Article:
Clem Hicks was convicted by a Tattnall County jury of the armed robbery of a convenience store and sentenced to fourteen years' imprisonment and four years' probation. The sole clerk on duty at the time of the 6:00 a.m. robbery testified that he initially saw appellant in the store walking towards him down an aisle, and that appellant came to a stop beside the drink cooler which Durrence, the clerk, was filling. Neither spoke to the other, and Durrence went into a nearby store room for more drinks. He testified that he was suddenly grabbed from behind and that, upon twisting around to face his assailant, he saw that it was the same person who had approached a few moments earlier. He further testified that the man forced him at knife-point to empty the cash register and then marched him to an office and ordered him to crawl into a base cabinet. Durrence, assisted by the robber, then spent a minute or two removing the contents of the cabinet so as to make room for Durrence to get in.
Upon hearing the front door close, Durrence climbed out of the cabinet, ran to the front window, and observed that the brake light and the interior light of a car parked nearby flashed on and off, but that the car did not drive away. He then called police. Investigating officers were able to trace the ownership of the car, which was apparently out of gas, to appellant's mother.
At this point appellant's wife arrived with gasoline for the car but was detained by police officers, who elicited the information that her mother-in-law allowed appellant to use the car at will. Police then went to appellant's dwelling, took him into custody, drove him to the convenience store, and asked Durrence if he were the robber. The appellant was seated in the rear seat between two officers; because of the cold weather the windows were closed and only one front door was open. Durrence testified that he did not get close enough to lean down and look through the door and that the rays of the rising sun were reflected off the window glass into his eyes, making it impossible to see anything inside the car other than dark forms. Durrence thereupon informed the officers that under the circumstances (the seated position; the partially obscuring bodies of the police officers; the sun in his eyes) he could not be sure that appellant was the same person who had robbed the store. Police had already ascertained, however, that appellant fitted Durrence's prior description as to height, weight, and general facial and body structure. Later that same day Durrence was able to make an immediate and positive identification of appellant from a line-up of six males of similar age, skin tone, facial structure, and build.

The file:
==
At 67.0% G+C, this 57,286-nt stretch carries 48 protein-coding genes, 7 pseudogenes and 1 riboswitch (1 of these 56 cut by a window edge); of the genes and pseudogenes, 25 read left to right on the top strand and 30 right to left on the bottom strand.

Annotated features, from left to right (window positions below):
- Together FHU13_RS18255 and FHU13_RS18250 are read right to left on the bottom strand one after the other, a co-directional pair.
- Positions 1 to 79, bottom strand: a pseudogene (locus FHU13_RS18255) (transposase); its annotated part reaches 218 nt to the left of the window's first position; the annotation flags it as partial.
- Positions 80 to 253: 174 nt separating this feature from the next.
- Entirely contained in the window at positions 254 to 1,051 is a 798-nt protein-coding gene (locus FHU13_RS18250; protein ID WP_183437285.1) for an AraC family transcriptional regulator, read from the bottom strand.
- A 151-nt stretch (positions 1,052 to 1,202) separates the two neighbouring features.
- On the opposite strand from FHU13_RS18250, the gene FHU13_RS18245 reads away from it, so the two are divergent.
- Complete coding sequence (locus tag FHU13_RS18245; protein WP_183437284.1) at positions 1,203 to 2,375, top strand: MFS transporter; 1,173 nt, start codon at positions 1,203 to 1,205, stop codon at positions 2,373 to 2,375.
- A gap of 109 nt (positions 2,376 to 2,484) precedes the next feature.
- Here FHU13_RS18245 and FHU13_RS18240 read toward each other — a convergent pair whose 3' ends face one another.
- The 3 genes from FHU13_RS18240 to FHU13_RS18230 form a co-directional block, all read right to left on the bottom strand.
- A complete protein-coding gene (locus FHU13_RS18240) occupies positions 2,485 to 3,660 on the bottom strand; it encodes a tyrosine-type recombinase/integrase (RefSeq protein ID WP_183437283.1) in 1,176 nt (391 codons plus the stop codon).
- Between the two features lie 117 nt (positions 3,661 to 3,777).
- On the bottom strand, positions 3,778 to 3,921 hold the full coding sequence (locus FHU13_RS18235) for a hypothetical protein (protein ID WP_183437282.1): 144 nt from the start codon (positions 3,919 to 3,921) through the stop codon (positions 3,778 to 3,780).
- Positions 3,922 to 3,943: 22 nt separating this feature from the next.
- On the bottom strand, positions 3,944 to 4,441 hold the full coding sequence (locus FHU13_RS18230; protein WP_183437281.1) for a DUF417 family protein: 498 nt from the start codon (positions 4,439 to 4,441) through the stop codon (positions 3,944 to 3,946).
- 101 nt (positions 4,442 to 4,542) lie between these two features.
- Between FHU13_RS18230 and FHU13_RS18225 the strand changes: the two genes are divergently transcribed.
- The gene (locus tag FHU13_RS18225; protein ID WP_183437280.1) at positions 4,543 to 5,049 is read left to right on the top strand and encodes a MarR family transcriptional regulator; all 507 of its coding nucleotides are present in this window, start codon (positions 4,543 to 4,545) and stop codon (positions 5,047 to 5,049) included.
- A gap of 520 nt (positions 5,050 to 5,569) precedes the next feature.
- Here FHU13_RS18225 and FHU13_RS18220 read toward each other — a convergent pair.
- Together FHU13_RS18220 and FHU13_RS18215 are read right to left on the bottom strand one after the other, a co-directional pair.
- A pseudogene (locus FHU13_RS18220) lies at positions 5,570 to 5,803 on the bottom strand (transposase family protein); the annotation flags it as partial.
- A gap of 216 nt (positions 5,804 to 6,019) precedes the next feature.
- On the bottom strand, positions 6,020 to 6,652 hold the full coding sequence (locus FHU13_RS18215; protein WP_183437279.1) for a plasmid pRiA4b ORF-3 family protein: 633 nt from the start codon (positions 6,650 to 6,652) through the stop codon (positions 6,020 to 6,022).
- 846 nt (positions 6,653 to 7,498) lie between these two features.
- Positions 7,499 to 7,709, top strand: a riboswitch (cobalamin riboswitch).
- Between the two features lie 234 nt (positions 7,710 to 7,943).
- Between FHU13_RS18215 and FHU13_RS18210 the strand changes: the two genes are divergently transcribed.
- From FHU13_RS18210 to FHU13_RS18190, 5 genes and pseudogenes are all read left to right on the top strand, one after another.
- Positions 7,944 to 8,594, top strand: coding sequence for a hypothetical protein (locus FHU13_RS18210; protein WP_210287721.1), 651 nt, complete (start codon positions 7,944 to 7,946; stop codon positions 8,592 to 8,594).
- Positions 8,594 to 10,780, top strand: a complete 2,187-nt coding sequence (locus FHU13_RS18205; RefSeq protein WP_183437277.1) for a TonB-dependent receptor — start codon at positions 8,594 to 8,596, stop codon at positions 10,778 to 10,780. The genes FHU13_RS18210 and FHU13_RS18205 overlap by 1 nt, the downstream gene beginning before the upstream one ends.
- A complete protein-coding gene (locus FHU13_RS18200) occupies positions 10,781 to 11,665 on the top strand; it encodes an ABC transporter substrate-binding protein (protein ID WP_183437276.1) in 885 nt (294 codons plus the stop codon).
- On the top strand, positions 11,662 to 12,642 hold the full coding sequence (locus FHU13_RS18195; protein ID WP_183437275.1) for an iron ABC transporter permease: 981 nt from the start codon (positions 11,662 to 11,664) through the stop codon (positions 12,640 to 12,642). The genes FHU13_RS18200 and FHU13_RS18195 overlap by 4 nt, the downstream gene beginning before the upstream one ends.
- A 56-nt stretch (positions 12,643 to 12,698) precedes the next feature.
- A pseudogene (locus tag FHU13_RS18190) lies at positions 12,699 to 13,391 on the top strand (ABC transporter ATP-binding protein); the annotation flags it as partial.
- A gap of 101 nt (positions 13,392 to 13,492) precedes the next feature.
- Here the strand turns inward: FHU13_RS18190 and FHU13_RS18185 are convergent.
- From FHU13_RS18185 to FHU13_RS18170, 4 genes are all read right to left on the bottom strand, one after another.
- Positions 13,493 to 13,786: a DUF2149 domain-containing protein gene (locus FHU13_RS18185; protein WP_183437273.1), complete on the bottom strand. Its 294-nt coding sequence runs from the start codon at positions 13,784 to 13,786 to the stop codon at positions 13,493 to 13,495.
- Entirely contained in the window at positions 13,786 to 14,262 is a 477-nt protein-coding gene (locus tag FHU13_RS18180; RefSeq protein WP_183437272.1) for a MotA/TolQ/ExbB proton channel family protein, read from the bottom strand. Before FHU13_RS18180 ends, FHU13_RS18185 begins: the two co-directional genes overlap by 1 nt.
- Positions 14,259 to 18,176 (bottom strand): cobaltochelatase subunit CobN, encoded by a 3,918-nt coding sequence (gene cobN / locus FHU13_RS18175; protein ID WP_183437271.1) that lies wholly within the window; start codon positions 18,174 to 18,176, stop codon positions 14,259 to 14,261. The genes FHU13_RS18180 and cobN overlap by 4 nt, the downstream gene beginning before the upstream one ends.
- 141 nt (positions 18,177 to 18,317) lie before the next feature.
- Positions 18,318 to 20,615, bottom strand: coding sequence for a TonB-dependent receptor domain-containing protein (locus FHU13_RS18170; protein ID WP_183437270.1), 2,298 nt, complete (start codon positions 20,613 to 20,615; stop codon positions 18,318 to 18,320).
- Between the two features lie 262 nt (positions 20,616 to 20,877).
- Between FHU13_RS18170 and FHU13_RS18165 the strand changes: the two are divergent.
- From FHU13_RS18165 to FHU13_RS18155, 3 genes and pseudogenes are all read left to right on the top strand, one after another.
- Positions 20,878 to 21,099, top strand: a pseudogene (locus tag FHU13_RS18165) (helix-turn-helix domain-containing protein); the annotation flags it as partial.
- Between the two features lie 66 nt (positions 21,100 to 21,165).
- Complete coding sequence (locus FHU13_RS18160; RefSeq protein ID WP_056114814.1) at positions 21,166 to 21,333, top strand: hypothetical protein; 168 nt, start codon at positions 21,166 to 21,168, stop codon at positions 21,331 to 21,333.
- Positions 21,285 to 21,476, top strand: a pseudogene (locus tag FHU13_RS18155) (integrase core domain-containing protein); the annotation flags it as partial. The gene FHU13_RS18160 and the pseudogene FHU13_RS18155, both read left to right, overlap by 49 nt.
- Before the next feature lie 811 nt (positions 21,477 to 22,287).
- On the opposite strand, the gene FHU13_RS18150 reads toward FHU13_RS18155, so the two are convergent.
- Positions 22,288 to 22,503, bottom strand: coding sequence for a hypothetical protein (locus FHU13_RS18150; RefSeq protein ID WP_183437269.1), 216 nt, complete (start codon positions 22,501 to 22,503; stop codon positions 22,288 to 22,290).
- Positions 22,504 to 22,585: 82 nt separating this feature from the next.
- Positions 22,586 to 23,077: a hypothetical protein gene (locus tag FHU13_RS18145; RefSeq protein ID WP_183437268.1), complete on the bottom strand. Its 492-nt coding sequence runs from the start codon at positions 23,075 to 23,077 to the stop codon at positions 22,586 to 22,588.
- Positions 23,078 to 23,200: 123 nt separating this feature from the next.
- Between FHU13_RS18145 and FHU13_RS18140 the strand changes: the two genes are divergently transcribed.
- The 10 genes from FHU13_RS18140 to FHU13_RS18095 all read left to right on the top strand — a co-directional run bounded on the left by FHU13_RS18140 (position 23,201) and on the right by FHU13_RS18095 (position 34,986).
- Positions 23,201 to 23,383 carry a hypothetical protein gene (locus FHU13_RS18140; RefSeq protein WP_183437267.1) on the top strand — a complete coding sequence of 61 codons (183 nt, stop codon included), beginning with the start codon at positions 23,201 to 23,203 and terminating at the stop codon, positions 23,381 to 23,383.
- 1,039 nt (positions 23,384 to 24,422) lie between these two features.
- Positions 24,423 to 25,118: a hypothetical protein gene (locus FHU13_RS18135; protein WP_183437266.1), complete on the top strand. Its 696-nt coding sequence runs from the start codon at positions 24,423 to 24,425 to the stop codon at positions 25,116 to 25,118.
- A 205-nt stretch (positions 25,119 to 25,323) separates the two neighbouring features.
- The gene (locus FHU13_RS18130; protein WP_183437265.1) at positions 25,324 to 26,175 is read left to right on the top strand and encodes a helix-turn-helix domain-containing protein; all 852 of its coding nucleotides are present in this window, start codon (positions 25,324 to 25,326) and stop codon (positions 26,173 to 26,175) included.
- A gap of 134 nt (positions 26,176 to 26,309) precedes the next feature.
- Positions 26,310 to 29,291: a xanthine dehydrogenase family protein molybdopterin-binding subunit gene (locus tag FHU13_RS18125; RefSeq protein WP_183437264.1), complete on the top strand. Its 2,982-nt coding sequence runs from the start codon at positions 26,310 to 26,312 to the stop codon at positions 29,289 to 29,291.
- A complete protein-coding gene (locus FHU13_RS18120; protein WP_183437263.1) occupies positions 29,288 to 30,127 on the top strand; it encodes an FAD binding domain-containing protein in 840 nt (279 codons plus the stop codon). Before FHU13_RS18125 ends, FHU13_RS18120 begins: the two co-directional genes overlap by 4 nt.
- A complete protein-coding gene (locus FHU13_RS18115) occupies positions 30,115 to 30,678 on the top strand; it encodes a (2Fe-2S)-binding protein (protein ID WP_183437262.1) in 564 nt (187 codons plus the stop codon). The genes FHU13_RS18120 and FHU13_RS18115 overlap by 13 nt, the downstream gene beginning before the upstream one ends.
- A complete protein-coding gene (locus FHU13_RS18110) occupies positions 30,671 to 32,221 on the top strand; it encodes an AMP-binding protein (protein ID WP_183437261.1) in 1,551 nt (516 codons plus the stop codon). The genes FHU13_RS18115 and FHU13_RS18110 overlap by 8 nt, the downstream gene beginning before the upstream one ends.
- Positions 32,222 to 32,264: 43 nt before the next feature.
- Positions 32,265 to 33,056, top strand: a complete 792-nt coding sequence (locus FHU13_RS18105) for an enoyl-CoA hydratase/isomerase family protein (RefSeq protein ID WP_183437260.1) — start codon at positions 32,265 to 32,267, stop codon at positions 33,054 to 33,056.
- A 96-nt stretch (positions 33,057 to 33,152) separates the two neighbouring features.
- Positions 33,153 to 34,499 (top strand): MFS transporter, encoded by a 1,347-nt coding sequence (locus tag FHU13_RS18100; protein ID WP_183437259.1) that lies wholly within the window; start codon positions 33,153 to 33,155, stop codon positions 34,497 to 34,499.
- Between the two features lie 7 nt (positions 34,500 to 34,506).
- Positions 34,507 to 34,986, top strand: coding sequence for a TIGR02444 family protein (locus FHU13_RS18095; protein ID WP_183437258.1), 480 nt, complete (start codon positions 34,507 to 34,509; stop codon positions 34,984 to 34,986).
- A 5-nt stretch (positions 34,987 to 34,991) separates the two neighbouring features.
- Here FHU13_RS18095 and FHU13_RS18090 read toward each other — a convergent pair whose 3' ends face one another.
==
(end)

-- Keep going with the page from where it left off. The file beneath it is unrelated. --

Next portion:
Appellant's wife initially made a statement that left her husband's whereabouts unaccounted for during the time of the robbery. She subsequently recanted, however, and stated that he was at home with her from approximately 1:00 a.m. until approximately 7:00 a.m. The friend who took appellant and his wife to get gasoline between the hour of the robbery and the time of appellant's apprehension testified that as they drove with the gasoline towards the stranded car, appellant saw a police officer standing nearby and insisted that the witness take him home rather than to the car, stating that he had heard that the police wanted to frame him. At trial the wife's alibi testimony was impeached by the prior inconsistent statement, and the jury found appellant guilty. In appealing from the judgment imposed subsequent to conviction, appellant enumerates as error the trial court's allowing in evidence Durrence's in-court identification, contending that it was impermissibly tainted by the prior one-on-one confrontation between Durrence and appellant at the convenience store shortly after the robbery. Held:
1. Because of the possibility of misidentification and ensuing irreparable harm to the person thus wrongfully accused, the United States Supreme Court has cautioned against the use of so-called one-on-one showups. Neil v. Biggers, 409 U. S. 188, 196 (93 SC 375, 34 LE2d 401) (1972); Stovall v. Denno, 388 U. S. 293, 301 (87 SC 1967, 18 LE2d 1199) (1967); Davis v. State, 233 Ga. 847 (213 SE2d 695) (1975)